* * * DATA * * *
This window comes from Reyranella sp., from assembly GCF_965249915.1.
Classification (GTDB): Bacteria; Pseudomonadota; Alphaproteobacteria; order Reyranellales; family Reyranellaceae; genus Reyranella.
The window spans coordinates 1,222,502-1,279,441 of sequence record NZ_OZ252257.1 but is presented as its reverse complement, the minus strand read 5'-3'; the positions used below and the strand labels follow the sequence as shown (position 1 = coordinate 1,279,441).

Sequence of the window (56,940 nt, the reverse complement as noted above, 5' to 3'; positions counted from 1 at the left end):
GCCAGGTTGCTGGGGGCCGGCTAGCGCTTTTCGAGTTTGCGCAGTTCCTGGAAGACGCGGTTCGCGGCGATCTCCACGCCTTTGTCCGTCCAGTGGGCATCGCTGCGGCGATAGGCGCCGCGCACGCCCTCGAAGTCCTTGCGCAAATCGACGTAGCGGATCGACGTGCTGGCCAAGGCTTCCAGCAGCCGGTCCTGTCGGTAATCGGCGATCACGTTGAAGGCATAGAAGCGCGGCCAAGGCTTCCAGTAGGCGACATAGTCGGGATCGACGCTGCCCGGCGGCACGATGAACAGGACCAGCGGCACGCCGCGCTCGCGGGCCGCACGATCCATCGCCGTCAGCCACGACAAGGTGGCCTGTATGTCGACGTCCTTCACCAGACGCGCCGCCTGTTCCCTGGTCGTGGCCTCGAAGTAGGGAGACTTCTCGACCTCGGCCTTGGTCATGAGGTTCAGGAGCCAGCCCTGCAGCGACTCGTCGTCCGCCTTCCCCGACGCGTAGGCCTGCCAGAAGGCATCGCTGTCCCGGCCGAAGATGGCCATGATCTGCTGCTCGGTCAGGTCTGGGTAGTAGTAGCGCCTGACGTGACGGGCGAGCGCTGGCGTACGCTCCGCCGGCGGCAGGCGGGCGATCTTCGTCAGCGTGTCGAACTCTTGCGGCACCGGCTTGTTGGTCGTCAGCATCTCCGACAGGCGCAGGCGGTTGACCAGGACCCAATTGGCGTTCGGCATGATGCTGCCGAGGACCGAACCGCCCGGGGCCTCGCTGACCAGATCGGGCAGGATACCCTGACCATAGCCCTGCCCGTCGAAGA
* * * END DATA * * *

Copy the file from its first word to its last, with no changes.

This window comes from Reyranella sp., from assembly GCF_965249915.1.
Classification (GTDB): Bacteria; Pseudomonadota; Alphaproteobacteria; order Reyranellales; family Reyranellaceae; genus Reyranella.
The window spans coordinates 1,222,502-1,279,441 of sequence record NZ_OZ252257.1 but is presented as its reverse complement, the minus strand read 5'-3'; the positions used below and the strand labels follow the sequence as shown (position 1 = coordinate 1,279,441).

Sequence of the window (56,940 nt, the reverse complement as noted above, 5' to 3'; positions counted from 1 at the left end):
GCCAGGTTGCTGGGGGCCGGCTAGCGCTTTTCGAGTTTGCGCAGTTCCTGGAAGACGCGGTTCGCGGCGATCTCCACGCCTTTGTCCGTCCAGTGGGCATCGCTGCGGCGATAGGCGCCGCGCACGCCCTCGAAGTCCTTGCGCAAATCGACGTAGCGGATCGACGTGCTGGCCAAGGCTTCCAGCAGCCGGTCCTGTCGGTAATCGGCGATCACGTTGAAGGCATAGAAGCGCGGCCAAGGCTTCCAGTAGGCGACATAGTCGGGATCGACGCTGCCCGGCGGCACGATGAACAGGACCAGCGGCACGCCGCGCTCGCGGGCCGCACGATCCATCGCCGTCAGCCACGACAAGGTGGCCTGTATGTCGACGTCCTTCACCAGACGCGCCGCCTGTTCCCTGGTCGTGGCCTCGAAGTAGGGAGACTTCTCGACCTCGGCCTTGGTCATGAGGTTCAGGAGCCAGCCCTGCAGCGACTCGTCGTCCGCCTTCCCCGACGCGTAGGCCTGCCAGAAGGCATCGCTGTCCCGGCCGAAGATGGCCATGATCTGCTGCTCGGTCAGGTCTGGGTAGTAGTAGCGCCTGACGTGACGGGCGAGCGCTGGCGTACGCTCCGCCGGCGGCAGGCGGGCGATCTTCGTCAGCGTGTCGAACTCTTGCGGCACCGGCTTGTTGGTCGTCAGCATCTCCGACAGGCGCAGGCGGTTGACCAGGACCCAATTGGCGTTCGGCATGATGCTGCCGAGGACCGAACCGCCCGGGGCCTCGCTGACCAGATCGGGCAGGATACCCTGACCATAGCCCTGCCCGTCGAAGA